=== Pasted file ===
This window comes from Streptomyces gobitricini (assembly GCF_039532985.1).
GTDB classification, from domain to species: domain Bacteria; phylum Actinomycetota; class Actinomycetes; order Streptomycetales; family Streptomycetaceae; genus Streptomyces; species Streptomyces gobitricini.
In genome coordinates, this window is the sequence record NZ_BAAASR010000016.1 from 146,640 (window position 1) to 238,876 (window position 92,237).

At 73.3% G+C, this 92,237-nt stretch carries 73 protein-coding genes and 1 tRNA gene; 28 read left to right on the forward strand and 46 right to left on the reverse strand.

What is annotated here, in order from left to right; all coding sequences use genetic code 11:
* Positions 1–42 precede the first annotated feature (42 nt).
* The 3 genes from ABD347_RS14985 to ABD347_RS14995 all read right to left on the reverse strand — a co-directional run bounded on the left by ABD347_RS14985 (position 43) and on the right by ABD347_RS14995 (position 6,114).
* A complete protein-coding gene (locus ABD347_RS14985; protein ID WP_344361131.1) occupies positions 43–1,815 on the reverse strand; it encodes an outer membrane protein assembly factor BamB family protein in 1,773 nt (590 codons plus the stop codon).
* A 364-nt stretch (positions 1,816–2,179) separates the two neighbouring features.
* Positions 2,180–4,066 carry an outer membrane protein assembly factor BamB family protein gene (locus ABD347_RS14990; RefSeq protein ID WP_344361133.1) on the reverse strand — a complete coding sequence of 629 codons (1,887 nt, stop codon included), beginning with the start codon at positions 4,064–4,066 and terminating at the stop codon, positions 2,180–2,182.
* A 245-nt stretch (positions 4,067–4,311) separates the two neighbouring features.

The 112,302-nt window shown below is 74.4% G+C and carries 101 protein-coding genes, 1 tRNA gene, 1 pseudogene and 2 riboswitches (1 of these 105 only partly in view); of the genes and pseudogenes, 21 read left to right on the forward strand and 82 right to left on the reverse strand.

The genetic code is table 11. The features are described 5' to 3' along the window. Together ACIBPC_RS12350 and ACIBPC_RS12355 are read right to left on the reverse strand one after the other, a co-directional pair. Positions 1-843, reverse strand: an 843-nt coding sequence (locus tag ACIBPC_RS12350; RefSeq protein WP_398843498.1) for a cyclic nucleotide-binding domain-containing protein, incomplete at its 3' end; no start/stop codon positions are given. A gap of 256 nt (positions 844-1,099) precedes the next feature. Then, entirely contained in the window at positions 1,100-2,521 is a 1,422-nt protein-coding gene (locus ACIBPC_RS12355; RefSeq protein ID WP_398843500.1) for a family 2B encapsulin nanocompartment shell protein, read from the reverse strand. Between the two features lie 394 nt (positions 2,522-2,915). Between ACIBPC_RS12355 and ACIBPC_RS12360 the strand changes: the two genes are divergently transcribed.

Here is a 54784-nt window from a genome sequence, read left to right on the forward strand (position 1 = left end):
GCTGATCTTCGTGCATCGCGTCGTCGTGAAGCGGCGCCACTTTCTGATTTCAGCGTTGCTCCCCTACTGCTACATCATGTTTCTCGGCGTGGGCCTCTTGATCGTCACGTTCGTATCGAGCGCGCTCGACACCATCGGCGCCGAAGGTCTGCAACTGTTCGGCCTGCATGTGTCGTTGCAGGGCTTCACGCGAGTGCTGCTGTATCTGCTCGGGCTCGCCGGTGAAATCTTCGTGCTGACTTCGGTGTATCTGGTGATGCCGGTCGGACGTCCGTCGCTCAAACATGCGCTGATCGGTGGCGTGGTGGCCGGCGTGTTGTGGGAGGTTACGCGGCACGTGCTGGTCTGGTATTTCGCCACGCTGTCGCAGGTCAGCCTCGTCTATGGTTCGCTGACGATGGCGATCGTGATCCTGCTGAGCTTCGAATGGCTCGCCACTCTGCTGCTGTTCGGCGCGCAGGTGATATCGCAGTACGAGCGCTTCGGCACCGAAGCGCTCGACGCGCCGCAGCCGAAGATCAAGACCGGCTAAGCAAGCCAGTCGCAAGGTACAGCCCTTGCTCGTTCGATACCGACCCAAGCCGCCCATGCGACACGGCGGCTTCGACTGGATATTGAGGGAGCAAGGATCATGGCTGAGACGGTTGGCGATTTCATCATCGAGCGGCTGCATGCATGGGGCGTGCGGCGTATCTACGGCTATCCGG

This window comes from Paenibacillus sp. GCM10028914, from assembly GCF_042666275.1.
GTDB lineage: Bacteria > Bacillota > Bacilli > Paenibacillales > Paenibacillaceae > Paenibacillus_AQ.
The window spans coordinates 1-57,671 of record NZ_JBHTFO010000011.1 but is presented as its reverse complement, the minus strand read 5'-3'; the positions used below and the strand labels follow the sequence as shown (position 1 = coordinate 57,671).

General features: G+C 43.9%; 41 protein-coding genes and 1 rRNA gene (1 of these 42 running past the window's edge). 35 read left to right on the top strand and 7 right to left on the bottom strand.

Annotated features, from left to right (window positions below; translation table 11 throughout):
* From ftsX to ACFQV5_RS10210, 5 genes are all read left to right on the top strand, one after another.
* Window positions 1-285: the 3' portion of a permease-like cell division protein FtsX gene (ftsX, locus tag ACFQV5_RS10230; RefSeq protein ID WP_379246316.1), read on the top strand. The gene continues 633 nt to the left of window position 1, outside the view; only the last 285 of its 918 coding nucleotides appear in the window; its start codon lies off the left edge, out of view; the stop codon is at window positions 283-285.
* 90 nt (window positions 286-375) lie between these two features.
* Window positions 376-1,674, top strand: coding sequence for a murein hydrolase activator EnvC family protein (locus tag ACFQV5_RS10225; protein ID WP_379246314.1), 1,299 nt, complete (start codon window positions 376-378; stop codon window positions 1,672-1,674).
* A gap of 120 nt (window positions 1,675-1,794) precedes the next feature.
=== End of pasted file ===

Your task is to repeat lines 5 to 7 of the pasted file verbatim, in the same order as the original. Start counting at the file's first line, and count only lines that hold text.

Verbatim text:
What is annotated here, in order from left to right; all coding sequences use genetic code 11:
* Positions 1–42 precede the first annotated feature (42 nt).
* The 3 genes from ABD347_RS14985 to ABD347_RS14995 all read right to left on the reverse strand — a co-directional run bounded on the left by ABD347_RS14985 (position 43) and on the right by ABD347_RS14995 (position 6,114).